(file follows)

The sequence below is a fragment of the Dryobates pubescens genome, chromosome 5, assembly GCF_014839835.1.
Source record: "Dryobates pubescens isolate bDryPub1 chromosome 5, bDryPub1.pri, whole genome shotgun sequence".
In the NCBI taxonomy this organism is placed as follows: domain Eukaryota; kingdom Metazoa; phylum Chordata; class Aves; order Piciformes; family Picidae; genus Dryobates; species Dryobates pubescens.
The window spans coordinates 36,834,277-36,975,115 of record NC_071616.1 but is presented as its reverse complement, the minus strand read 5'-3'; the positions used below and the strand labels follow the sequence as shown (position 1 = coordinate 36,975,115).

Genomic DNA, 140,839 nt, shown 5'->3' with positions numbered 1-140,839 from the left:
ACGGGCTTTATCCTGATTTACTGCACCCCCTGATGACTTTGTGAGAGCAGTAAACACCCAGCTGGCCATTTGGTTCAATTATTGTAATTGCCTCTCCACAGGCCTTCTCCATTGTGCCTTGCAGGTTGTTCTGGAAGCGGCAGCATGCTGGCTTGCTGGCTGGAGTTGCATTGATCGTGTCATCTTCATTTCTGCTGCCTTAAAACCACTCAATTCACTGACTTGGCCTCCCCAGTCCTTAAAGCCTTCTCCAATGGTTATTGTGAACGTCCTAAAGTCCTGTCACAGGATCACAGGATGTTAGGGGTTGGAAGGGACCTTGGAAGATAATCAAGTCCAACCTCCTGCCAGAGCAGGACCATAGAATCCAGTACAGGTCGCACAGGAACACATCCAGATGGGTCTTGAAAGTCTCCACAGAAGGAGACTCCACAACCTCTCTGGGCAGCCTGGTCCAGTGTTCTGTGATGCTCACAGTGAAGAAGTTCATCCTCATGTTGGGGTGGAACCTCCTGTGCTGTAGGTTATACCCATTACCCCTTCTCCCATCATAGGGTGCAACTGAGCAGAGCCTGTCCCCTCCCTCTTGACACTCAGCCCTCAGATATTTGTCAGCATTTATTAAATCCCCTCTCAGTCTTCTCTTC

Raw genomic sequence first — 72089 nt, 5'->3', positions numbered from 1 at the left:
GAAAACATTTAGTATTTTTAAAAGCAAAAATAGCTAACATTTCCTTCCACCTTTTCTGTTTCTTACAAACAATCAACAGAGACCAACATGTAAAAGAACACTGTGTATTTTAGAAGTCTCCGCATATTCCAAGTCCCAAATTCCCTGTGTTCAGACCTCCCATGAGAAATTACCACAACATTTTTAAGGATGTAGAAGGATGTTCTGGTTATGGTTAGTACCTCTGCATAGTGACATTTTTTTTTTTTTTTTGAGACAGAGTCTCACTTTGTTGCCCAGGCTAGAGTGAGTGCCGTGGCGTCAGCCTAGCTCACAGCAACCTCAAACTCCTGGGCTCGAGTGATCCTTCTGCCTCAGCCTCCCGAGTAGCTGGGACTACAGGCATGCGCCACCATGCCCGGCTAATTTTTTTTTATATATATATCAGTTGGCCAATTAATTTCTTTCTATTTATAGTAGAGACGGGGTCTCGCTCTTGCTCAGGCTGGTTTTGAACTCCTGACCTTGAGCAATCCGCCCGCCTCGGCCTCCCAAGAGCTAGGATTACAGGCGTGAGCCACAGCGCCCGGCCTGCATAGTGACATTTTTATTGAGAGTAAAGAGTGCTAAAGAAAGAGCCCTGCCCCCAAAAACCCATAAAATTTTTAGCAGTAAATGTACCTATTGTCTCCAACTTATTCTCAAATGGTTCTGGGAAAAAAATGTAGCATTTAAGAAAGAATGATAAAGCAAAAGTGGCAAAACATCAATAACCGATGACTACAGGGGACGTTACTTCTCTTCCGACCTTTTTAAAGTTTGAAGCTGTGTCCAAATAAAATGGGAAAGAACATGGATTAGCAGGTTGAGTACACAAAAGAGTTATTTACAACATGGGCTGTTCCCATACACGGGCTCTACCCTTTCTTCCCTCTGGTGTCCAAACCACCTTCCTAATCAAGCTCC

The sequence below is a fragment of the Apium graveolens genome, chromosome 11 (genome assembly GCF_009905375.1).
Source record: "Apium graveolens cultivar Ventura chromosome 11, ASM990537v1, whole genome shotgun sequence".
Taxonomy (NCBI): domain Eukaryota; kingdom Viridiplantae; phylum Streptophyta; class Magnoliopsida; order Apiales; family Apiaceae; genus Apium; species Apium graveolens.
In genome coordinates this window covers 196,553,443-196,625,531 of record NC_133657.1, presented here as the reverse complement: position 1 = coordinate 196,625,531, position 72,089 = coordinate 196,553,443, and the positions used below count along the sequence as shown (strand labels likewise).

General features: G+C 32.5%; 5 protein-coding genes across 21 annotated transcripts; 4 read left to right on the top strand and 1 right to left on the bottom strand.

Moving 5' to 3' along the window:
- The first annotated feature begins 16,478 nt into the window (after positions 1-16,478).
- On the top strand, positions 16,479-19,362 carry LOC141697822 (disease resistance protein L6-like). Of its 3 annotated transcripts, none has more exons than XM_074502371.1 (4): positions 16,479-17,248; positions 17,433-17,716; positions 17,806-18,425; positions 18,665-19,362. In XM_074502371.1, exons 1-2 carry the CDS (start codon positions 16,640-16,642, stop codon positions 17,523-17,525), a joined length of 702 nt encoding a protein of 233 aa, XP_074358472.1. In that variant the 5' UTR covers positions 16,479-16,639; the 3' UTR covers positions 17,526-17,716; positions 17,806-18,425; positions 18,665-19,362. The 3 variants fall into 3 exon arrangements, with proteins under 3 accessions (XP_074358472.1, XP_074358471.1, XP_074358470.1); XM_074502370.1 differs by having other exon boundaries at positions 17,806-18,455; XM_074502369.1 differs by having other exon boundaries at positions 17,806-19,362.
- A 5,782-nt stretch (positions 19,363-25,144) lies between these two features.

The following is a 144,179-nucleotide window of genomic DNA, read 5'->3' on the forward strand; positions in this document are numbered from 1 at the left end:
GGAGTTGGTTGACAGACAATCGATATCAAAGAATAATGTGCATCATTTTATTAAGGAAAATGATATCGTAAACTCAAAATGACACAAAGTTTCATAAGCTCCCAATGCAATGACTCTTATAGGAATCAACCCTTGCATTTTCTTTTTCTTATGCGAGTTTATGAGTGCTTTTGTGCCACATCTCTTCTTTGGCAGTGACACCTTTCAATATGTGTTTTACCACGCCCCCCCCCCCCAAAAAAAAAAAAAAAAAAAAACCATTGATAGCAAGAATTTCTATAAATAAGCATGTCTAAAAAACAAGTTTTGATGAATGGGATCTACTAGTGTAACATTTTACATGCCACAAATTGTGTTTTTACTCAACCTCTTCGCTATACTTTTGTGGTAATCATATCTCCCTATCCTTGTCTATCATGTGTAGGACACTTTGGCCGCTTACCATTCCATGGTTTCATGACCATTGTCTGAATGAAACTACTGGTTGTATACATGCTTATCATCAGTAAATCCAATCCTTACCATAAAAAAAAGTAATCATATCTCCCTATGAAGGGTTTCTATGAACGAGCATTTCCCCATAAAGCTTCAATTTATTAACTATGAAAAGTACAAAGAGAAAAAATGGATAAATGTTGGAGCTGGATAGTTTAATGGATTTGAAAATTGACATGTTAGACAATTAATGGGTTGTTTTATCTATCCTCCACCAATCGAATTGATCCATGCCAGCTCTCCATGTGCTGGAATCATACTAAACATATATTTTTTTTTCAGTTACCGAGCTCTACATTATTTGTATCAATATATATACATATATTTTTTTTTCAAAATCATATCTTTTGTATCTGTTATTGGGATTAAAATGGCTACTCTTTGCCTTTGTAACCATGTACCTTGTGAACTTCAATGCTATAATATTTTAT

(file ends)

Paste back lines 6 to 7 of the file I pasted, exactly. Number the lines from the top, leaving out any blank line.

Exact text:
ACGGGCTTTATCCTGATTTACTGCACCCCCTGATGACTTTGTGAGAGCAGTAAACACCCAGCTGGCCATTTGGTTCAATTATTGTAATTGCCTCTCCACAGGCCTTCTCCATTGTGCCTTGCAGGTTGTTCTGGAAGCGGCAGCATGCTGGCTTGCTGGCTGGAGTTGCATTGATCGTGTCATCTTCATTTCTGCTGCCTTAAAACCACTCAATTCACTGACTTGGCCTCCCCAGTCCTTAAAGCCTTCTCCAATGGTTATTGTGAACGTCCTAAAGTCCTGTCACAGGATCACAGGATGTTAGGGGTTGGAAGGGACCTTGGAAGATAATCAAGTCCAACCTCCTGCCAGAGCAGGACCATAGAATCCAGTACAGGTCGCACAGGAACACATCCAGATGGGTCTTGAAAGTCTCCACAGAAGGAGACTCCACAACCTCTCTGGGCAGCCTGGTCCAGTGTTCTGTGATGCTCACAGTGAAGAAGTTCATCCTCATGTTGGGGTGGAACCTCCTGTGCTGTAGGTTATACCCATTACCCCTTCTCCCATCATAGGGTGCAACTGAGCAGAGCCTGTCCCCTCCCTCTTGACACTCAGCCCTCAGATATTTGTCAGCATTTATTAAATCCCCTCTCAGTCTTCTCTTC

Raw genomic sequence first — 72089 nt, 5'->3', positions numbered from 1 at the left: